“The turnout today is extremely significant,” said Jaco. “Many people have been surprised by such a big turnout, which shows the anger in society. It is due to many different factors affecting both Hong Kong and China, both because the economic development does not benefit ordinary people, especially workers, and because the Chinese regime is becoming more dictatorial. There are similarities between the mood that is growing in Hong Kong and the wave of youth radicalisation around the whole world – in Greece, Egypt, England and Spain. The mood is for democracy and against the system, it is radical, but it is not clear to the majority exactly how to fight the system, which is capitalism.”
House prices in Hong Kong have risen by more than 70 percent in the last two years, and the demand to end ‘property hegemony’ – the rule of the property tycoons – was one of three official slogans on the demo. Just two companies account for seven out of ten new apartments sold in Hong Kong in the last few years. These capitalists have made fabulous gains out of the housing bubble, while a majority of the population cannot afford even the cheapest apartment on the market.
But as Jaco explained, the crackdown in China and attempts to ‘import’ this to Hong Kong, are also a major concern especially among youth in Hong Kong.
“There have been a number of attacks on democratic rights in Hong Kong – this is a very big issue. The latest plan, to abolish byelections, has shown that unless the masses fight to defend democratic rights, these can be taken away. After 2012, when the new government is chosen, there is a big danger they will try to revive ‘Article 23’. This was one of the main issues we raised in the demonstration.”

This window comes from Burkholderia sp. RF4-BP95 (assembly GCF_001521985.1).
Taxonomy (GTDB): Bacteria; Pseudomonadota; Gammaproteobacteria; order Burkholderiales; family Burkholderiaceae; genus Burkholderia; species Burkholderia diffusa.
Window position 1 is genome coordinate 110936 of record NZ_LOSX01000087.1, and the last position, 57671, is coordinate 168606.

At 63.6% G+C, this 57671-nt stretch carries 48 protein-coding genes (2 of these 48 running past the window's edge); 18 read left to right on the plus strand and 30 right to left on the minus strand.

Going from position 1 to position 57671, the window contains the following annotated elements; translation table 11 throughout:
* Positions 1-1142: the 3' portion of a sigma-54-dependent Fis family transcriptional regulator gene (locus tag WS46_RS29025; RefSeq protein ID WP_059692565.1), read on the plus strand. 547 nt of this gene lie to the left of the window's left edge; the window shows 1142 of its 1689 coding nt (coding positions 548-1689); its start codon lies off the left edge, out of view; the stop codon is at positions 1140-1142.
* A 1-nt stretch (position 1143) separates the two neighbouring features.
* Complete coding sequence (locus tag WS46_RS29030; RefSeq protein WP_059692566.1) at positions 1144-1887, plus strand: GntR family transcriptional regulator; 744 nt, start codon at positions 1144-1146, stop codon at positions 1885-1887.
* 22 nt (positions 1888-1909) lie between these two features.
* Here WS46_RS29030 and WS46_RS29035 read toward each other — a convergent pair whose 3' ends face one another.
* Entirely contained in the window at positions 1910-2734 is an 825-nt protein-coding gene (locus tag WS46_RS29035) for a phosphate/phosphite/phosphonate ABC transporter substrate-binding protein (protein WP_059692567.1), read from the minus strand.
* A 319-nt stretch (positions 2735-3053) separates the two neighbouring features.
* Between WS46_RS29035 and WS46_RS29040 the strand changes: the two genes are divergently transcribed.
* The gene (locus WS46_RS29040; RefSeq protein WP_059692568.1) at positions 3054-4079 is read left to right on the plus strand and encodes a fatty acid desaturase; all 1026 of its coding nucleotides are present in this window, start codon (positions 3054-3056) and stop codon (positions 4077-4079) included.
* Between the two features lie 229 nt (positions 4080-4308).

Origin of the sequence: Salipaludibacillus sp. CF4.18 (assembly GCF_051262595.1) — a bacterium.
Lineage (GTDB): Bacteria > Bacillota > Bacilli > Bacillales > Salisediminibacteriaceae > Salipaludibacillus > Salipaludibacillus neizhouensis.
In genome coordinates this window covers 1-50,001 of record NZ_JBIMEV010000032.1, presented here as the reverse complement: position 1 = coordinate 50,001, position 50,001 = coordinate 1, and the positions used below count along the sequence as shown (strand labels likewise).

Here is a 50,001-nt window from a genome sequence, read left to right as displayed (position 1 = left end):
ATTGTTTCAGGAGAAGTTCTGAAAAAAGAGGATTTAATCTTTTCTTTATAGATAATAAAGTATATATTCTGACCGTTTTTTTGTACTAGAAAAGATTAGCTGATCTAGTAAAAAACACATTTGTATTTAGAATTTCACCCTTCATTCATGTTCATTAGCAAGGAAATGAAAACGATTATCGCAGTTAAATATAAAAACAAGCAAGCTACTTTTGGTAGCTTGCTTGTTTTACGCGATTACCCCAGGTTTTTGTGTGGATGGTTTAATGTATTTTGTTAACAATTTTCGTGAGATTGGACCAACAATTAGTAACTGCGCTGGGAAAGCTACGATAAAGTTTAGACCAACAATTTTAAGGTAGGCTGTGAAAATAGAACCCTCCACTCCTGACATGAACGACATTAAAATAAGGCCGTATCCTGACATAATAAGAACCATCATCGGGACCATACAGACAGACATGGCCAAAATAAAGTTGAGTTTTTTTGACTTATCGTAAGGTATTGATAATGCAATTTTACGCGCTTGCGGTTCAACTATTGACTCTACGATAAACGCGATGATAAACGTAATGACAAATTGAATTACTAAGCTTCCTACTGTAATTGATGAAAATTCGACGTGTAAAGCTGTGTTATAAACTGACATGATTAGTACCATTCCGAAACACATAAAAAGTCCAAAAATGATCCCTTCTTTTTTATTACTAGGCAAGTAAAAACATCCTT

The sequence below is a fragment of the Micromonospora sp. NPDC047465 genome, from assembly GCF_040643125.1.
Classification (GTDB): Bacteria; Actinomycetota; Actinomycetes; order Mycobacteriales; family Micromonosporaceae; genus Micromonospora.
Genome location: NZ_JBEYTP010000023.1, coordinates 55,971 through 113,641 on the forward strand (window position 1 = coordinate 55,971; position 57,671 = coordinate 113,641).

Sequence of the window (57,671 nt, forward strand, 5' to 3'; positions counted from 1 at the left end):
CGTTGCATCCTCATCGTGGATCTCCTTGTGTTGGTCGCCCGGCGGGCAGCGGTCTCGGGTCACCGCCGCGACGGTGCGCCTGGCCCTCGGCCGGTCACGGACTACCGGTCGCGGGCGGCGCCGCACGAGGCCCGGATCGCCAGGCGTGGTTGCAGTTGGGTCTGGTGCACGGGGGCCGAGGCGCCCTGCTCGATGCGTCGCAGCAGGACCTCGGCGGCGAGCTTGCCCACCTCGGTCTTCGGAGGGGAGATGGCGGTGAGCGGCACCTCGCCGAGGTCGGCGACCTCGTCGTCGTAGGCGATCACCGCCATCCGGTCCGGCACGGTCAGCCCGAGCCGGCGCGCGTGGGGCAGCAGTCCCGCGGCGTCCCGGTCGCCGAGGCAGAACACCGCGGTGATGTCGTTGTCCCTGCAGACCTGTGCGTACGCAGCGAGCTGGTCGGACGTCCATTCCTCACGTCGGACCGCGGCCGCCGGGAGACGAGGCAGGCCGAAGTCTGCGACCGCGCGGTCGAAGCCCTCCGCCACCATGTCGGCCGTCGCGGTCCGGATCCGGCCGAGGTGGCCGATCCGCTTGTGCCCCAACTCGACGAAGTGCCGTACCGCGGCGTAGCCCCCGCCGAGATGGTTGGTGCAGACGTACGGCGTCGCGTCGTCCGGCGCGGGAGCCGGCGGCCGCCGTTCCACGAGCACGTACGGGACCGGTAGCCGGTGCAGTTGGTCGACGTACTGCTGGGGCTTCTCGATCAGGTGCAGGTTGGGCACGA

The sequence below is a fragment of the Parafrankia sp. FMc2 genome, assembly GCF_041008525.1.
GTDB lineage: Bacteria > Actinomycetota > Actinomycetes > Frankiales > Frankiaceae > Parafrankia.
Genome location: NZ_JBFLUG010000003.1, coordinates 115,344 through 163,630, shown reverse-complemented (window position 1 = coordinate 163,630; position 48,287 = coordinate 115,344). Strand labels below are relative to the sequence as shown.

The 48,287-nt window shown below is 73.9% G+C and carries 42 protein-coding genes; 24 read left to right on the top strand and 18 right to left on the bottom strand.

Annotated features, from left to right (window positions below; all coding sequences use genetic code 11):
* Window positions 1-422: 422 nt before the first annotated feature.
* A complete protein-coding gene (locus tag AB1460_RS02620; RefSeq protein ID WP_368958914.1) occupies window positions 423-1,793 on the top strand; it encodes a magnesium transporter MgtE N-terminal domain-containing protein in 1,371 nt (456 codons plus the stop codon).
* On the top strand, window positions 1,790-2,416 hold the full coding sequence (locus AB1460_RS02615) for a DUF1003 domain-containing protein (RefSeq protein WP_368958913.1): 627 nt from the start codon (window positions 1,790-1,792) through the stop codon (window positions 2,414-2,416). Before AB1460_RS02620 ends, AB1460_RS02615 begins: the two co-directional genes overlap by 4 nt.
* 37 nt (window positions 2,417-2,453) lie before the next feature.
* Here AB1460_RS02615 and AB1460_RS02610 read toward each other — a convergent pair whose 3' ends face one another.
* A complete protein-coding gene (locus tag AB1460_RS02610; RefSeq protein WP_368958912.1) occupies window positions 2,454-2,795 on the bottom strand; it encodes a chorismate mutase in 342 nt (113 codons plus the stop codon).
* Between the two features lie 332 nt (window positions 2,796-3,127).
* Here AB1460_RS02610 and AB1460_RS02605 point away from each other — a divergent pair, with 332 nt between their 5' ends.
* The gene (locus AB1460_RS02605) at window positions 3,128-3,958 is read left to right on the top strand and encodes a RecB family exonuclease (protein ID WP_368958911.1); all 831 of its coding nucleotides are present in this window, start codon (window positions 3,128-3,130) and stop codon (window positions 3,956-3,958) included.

Byelection battle of 2010
Last year’s July 1 demonstration was very polarised, coming immediately after a major struggle to block an anti-democratic government electoral reform. This struggle was unsuccessful – the government managed to push through its plan with the support of the leaders of the Democratic Party, who broke ranks with other pan-democratic parties, in return for some cosmetic ‘concessions’ from government. The Democratic Party’s contingent last year was protected by security guards. This year, a greater mood of unity – against the government – prevailed.
“The normal marchers were not openly hostile to Democratic Party, even though the official slogans for this march, calling for Donald Tsang’s resignation and for universal suffrage in 2012, are not supported by the Democratic Party which thinks this is too radical,” said Jaco.